December 7, 2009

About the Ginkgo biloba




A friend's dad is on sabbatical in Manhattan. He's an art professor at a liberal arts college in Ohio. The Ginkgo is one of his favorite trees; I noticed several ginkgo-themed drawings tacked unto to the wall in his office. At a recent dinner, he told me that he had noticed that the Ginkgo is a common street tree in the city. He wanted to know why this was the case. Also, he wanted to know about the tree's reproductive strategy; he had heard that there are separate male and female trees. Here's what I told him.

Image: Ginkgo, Berkeley-Oakland border

In my estimation, the most common street trees in NYC - in no particular order - are London planetree, Ginkgo, honeylocust, maple (red or Norway), and oak (red or pin). I missed one; the Callery pear! Learn more about the city's street tree population in the Parks Department's 2005-2006 Street Tree Census.

The Ginkgo is a great street tree because it is hardy; it tolerates well the various limitations of the urban environment. Also, it is a long-lived, albeit slow-growing, species. Arthur Plotnik writes,
By the 1900s, ginkgoes had shown urban planters their ability to survive pests, drought, storms, ice, city soils, and some pollution. Architect Frank Lloyd Wright's favorite tree, it made its way into city landscapes across North American, as happy in southeastern Canada as in New Orleans.
Image: Ginkgo male catkins

The fruit of the female ginkgo has a bad reputation. When bruised, the smell is malodorous. The Ginkgo is dioecious; male catkins and female flowers are on separate trees. Monoecious species have both male and female organs on the same plant. Although the fruit's smell leaves something to be desired, the leaves and nut are highly desired. The former for medicinal purposes and the latter for culinary purposes. A web search revealed that the Ginkgo biloba extract or GBE is taken from the leaves. The nuts were featured in an Gourmet.com article titled Gathering ginkgo nuts in New York.

Image: Ginkgo fruits

From Sara Crosby's Gourmet.com article:
Instead—egged on by the conviction that the elderly Asian ginkgo fruit gatherers who had originally motivated me had to be on to something worthwhile—I started in on four days of ginkgo nut experiments. Based on a recipe from the grill cook at Masa, I boiled them in a tiny bit of salted water and put them on a salad. I roasted them with maple syrup. I roasted them in the shell, and then served them with a little bit of salt. But nothing was working: They had a gummy texture, and their rich, nutty flavor was curbed by a quick bitterness. Then, using my Cajun husband’s motto that all things taste good fried, I egg-washed them, rolled them in flour, salt, and pepper, and threw them in hot oil. My husband and I watched them immediately turn a brilliant, beautiful jade-green color under their light layers of fry. I beamed. I felt like I’d just harvested my first backyard zucchini crop or caught my first fish from a nearby river. Even before we popped the little fried pips into our mouths and tasted the perfectly charming balance of nature’s nuttiness and searing hot oil, we knew we’d done it—we’d amped up our already ridiculous game of seasonal and local eating. And so, naturally, we stood there chomping away in our tiny urban kitchen and started working the fried ginkgo nuts into our Friday night dinner party menu.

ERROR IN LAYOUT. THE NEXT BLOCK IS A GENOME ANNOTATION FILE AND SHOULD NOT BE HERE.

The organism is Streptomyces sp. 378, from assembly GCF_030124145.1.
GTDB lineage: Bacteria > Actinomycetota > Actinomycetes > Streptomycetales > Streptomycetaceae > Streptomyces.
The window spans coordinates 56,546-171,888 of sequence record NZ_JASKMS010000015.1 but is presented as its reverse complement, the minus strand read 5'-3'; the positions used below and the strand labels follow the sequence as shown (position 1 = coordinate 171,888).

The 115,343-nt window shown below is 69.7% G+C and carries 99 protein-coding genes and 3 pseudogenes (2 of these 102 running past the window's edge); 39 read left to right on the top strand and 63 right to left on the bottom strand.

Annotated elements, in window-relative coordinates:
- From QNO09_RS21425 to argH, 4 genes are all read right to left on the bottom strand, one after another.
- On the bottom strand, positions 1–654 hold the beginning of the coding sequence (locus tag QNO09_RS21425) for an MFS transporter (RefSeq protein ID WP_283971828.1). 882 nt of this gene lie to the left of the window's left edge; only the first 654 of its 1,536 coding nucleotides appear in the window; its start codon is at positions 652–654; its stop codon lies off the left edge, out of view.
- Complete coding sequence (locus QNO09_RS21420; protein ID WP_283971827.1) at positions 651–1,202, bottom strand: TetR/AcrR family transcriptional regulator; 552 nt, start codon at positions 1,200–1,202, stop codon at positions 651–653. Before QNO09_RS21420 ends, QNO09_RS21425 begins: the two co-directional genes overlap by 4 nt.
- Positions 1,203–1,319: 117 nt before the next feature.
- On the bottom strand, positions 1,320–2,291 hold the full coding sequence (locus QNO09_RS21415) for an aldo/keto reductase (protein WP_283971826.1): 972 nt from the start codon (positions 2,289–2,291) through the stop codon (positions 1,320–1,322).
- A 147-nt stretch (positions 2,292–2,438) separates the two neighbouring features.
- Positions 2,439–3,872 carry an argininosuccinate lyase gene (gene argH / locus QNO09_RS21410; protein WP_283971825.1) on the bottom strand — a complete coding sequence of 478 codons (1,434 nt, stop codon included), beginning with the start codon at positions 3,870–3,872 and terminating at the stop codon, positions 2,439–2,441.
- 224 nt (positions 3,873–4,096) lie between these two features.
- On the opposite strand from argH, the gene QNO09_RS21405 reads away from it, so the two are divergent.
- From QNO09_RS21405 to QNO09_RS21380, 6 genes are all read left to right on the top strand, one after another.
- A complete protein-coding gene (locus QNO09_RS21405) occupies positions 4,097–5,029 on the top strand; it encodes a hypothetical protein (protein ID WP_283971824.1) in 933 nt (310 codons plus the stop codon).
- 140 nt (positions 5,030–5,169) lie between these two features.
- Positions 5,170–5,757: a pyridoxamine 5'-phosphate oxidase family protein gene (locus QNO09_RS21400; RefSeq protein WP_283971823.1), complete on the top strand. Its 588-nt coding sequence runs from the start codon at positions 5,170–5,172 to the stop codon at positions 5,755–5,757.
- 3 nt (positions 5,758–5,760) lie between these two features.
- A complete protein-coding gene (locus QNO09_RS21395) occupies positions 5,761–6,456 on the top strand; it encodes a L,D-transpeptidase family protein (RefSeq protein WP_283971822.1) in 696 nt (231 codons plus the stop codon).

By the way, the Ginkgo's fruits are ready for picking in the fall, but a tree might not flower until it is 20 years old (UConn Plant Database; Wisconsin Master Gardener Program)!

10 comments:

  1. Love the Ginkgo's texture. Good read.

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  2. Adam, thank you for reading and for the comment.

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  3. Hm, never tried gingko nuts, that I remember anyway! I did know about the stinkiness, though. :) I think another link is in order if I ever get my gingko pics up. You have such a great variety of info and I love that catkin photo too!

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  4. One of my favorite trees as well. I was glad to read about someone experimenting with eating them. I guess you know there is a great deal of info about Ginkgos surviving the blasts of Hiroshima and Nagasaki, and still growing today.

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  5. Les, I was not aware of the Hiroshima and Nagasaki ginkgos. Would like to guest blog about these trees?

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  6. More about Ginkgo nuts at not far from from the tree - http://www.notfarfromthetree.org/archives/809

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  7. Now Ginko really is an amazing tree. If I wasn't committed to trying to plant only native species it would be on my wish list to plant.

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  8. Jasmine, yes, the Ginkgo is amazing!

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  9. i've always wondered why aging Asians gather the Gingko fruits from an area in Central park where I and many others walk our dogs.... I guess the cleaned, cooked fruit makes it worthwhile. Thanks for explaining!

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  10. the trick is to remove the inner bit to remove the bitterness

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